We’re all familiar with the most common threat vector – a hacker or other bad actor gains access to your cloud infrastructure to exploit system vulnerabilities. A less talked about threat vector is the purposeful or accidental deletion of data in-house. Either way, the threat’s sure to become a reality some time or another. So how can you be prepared when that time comes?
To ensure high availability and disaster recovery capabilities that improve manageability and enable business continuity, you first need to identify what you want to protect – static infrastructure, dynamic infrastructure, persistent data, and dependencies – then create a disaster recovery plan that covers critical infrastructure and data.
Static infrastructure includes pieces of infrastructure that don’t change very often, including networking infrastructure, firewall, and VPN appliances, as well as platform state files. For example, in the Kubernetes world, static infrastructure might include cluster configuration and master/minion user data.
Tools like Terraform or AWS CloudFormation can be used for static infrastructure configuration management (CM). Make sure to hold regular code reviews and engineering reviews, as well as keep a version change history. Consider applying your static infrastructure configuration to multiple regions on your cloud platform, which gives you a secondary disaster recovery site without much extra cost.
Dynamic infrastructure includes pieces of the application stack that may change over your application’s lifecycle, such as server configuration, security groups, launch configurations, autoscaling groups, and load balancers.
Ansible is one commonly used DevOps tool for automating application deployment and orchestrating infrastructure changes. Regardless of what tool you use, you need to track all dynamic infrastructure changes. CM, versioning, and engineering reviews are critical, as is the ability to completely rebuild the application stack if it’s destroyed or compromised in any way.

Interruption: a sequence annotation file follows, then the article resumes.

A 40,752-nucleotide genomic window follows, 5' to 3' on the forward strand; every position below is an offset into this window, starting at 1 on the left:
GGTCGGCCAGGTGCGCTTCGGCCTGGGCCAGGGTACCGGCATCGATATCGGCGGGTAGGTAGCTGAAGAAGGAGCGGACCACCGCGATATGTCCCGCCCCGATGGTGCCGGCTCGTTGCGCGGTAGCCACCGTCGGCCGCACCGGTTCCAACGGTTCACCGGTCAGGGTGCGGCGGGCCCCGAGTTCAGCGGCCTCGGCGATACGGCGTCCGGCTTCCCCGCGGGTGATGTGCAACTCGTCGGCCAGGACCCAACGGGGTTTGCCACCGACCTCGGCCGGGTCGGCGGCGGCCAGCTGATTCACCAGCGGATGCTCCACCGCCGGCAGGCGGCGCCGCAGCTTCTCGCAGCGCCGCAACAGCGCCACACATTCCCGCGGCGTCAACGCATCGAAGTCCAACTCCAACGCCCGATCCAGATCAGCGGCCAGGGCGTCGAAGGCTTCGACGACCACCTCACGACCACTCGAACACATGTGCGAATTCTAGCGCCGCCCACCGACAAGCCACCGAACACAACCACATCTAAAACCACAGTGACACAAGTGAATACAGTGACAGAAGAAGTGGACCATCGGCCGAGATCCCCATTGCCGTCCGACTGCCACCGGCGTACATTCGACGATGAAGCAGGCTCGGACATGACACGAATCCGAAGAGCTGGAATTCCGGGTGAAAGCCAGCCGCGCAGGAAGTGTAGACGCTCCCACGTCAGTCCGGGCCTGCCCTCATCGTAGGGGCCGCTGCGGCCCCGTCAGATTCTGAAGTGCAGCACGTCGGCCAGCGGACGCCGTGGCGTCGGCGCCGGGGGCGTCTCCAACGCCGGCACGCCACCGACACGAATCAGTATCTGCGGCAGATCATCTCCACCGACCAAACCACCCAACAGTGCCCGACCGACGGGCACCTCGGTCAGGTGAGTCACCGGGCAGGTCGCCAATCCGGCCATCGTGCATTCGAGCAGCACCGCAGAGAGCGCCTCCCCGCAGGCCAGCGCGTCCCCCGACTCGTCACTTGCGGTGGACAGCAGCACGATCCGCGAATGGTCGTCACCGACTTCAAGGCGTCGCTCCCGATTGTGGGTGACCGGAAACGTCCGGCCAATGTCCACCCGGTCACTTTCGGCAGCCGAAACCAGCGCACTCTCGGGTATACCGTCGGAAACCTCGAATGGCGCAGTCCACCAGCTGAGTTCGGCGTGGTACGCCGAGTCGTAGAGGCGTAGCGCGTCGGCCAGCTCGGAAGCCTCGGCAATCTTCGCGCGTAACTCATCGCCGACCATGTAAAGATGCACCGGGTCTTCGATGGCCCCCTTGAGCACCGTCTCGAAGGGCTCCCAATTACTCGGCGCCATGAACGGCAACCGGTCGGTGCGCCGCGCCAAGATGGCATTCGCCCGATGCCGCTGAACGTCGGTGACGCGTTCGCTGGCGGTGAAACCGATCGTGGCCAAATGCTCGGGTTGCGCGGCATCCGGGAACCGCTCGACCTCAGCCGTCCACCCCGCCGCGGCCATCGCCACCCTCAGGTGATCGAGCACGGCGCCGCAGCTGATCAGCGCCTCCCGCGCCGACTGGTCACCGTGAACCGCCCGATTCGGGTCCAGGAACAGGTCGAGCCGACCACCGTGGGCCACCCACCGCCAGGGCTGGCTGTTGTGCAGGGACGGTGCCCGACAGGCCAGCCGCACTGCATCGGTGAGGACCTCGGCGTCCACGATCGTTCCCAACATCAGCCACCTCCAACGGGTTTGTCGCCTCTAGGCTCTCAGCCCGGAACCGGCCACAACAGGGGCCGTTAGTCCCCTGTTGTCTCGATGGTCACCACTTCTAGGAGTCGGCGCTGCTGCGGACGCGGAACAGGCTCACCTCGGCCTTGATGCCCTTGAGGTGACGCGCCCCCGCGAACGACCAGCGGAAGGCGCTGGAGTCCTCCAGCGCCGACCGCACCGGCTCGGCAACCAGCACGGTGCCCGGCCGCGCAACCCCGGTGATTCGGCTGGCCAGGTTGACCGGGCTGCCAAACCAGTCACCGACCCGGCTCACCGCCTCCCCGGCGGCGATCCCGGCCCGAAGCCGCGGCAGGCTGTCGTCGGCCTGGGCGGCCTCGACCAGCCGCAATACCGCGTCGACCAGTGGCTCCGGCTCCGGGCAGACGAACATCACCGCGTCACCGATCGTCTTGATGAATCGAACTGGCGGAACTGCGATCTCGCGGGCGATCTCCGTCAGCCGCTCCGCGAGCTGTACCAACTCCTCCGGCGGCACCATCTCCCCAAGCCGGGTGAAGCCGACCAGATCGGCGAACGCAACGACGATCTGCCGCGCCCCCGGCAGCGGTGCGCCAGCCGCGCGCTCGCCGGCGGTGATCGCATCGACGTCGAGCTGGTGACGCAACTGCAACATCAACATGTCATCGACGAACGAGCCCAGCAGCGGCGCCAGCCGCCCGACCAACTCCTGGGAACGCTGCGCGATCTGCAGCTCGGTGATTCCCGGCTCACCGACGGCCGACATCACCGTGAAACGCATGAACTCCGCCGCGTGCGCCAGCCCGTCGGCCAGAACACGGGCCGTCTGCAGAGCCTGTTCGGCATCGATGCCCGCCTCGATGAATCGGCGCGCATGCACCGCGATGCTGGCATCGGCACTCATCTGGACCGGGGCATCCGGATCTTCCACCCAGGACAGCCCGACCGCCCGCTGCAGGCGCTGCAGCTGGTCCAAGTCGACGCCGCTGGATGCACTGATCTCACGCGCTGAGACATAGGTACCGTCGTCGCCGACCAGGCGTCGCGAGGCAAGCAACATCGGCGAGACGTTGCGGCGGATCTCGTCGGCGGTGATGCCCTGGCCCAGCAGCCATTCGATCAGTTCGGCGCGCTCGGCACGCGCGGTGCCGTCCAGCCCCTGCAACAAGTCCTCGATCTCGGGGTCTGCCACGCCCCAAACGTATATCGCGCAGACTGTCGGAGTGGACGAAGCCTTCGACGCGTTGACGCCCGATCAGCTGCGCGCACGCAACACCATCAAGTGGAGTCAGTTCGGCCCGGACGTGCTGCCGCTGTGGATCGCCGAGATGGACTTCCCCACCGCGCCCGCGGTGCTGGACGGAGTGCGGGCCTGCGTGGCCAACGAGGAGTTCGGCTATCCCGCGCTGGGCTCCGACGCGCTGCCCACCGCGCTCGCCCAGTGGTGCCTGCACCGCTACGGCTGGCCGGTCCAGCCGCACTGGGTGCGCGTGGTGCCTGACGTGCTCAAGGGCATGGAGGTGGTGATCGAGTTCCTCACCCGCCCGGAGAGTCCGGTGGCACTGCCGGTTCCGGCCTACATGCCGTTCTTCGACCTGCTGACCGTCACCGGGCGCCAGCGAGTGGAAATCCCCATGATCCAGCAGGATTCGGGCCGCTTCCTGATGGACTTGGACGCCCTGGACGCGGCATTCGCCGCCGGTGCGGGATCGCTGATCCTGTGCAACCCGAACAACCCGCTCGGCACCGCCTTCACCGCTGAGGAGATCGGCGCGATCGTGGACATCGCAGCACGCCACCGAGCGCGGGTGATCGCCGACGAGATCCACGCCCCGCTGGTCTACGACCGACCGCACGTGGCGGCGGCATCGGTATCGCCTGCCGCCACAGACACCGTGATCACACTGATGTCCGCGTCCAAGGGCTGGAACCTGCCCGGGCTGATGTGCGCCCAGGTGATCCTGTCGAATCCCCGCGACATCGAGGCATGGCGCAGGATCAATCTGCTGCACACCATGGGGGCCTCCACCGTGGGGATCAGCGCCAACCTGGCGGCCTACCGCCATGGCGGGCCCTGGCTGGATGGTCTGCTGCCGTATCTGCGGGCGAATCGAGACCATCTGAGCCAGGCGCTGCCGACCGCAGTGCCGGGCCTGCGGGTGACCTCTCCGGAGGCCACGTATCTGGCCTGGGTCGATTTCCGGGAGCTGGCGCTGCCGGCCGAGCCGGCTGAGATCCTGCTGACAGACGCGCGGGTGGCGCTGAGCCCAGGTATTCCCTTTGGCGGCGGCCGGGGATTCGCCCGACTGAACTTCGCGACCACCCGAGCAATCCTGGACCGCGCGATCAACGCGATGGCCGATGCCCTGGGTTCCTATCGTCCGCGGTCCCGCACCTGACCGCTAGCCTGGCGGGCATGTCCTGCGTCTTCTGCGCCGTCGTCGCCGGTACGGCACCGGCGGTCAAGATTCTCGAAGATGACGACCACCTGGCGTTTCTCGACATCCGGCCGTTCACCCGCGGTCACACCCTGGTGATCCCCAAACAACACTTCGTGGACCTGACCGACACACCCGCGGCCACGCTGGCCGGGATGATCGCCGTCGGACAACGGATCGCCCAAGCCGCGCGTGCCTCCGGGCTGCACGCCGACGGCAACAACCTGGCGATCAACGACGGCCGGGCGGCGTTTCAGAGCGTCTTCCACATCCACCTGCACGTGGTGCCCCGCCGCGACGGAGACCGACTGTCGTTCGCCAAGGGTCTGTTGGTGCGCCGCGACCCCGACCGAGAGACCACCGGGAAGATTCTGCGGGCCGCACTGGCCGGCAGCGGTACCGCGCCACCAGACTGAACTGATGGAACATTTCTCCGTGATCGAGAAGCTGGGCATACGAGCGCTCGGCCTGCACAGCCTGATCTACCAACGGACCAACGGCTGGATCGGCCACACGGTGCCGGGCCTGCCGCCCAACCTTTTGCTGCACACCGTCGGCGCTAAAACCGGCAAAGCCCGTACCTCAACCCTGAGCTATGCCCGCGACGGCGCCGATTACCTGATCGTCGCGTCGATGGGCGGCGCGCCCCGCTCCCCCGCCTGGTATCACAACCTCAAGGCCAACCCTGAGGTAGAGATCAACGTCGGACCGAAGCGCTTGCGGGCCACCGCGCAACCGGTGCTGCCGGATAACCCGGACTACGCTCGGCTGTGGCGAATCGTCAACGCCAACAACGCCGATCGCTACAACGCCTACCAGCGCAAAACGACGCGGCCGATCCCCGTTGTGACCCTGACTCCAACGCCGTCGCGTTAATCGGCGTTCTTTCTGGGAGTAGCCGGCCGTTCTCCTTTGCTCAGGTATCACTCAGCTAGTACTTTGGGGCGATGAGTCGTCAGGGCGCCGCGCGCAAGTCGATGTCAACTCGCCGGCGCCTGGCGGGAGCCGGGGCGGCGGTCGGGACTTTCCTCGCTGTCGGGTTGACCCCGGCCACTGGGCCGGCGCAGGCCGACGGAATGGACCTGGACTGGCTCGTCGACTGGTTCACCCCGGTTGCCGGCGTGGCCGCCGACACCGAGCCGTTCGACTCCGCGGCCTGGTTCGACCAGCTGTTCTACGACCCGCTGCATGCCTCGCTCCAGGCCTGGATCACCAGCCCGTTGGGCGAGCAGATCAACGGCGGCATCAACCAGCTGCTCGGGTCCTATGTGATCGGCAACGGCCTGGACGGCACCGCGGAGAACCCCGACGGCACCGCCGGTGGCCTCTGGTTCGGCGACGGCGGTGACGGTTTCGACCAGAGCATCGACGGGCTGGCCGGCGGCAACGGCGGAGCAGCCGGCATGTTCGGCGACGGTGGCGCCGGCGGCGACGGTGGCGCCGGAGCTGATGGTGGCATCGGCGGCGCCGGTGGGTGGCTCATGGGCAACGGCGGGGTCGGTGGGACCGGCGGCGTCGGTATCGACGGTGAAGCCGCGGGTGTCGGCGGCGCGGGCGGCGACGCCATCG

Say a bad actor gains access to your infrastructure. If you consistently maintain and monitor a single source of truth for your security policies, instance configuration, and resource provisioning, your application stack can be up and running quickly in a different region.
Persistent data is your company’s lifeblood. It’s where user information and application configuration and logic are stored. Most cloud storage resources allow you to regularly snapshot your data for backup purposes. To prevent loss, ensure snapshots are mirrored to a secondary region or account. Some tools to consider:
- Amazon Relationship Database Service (RDS) allows regular point-in-time snapshots of your database. Snapshots can be used to restore instances and are easily copied to other regions and accounts.
- Amazon Elastic Block Store (EBS) volumes hold data in each availability zone and take snapshots on a scheduled basis. Snapshots can be modified to give other AWS accounts access and can be copied between regions and accounts.
- Elasticache is an Amazon web service for caching storage or key value store. If you plan on maintaining state with this tool, be sure to set up automatic snapshots and ship backups just as you would a database.
- S3 is Amazon cloud storage for the Internet. All data in S3 buckets should be replicated to another account or region. A “write once, delete never” bucket policy and object versioning let you keep multiple versions in case your data is overwritten or deleted.
Consider maintaining a separate cloud account used only for backups. For example, create one AWS account strictly for backups, set it to “write once, delete never” to maintain a permanent backup history, sync persistent data on a regular basis, and limit the number of users who can access that data. Then if something happens to your main AWS account, you’ll still have your backup account.
Application and infrastructure-level dependencies exist within your workloads. If something happens to these dependencies, you might not be able to rebuild your infrastructure after a disaster. Some tools to consider:
- Amazon Machine Images (AMIs) are a snapshot of a provisioned operating system saved as a disk image. Your application stack may rely on custom base images, so make sure to back up AMI snapshots in case you need to rebuild. Shipping AMI snapshots to a secondary region enables disaster recovery if the primary region is compromised or has extended downtime.
- Route 53 is an Amazon DNS web service. Back in October, a DDoS attack took down a major DNS provider – and the Internet for most of the East coast. If you use Route 53 for DNS you need a backup plan. That way, if AWS has a significant outage, you can take your zone backups to another DNS provider and get back online quickly.
How can you make sure the cloud doesn’t bring you down? By keeping close tabs on what information has changed, who changed it, and when.
What’s most important is that you understand your infrastructure backup needs, then put the right custom backup and recovery strategy in place for your business.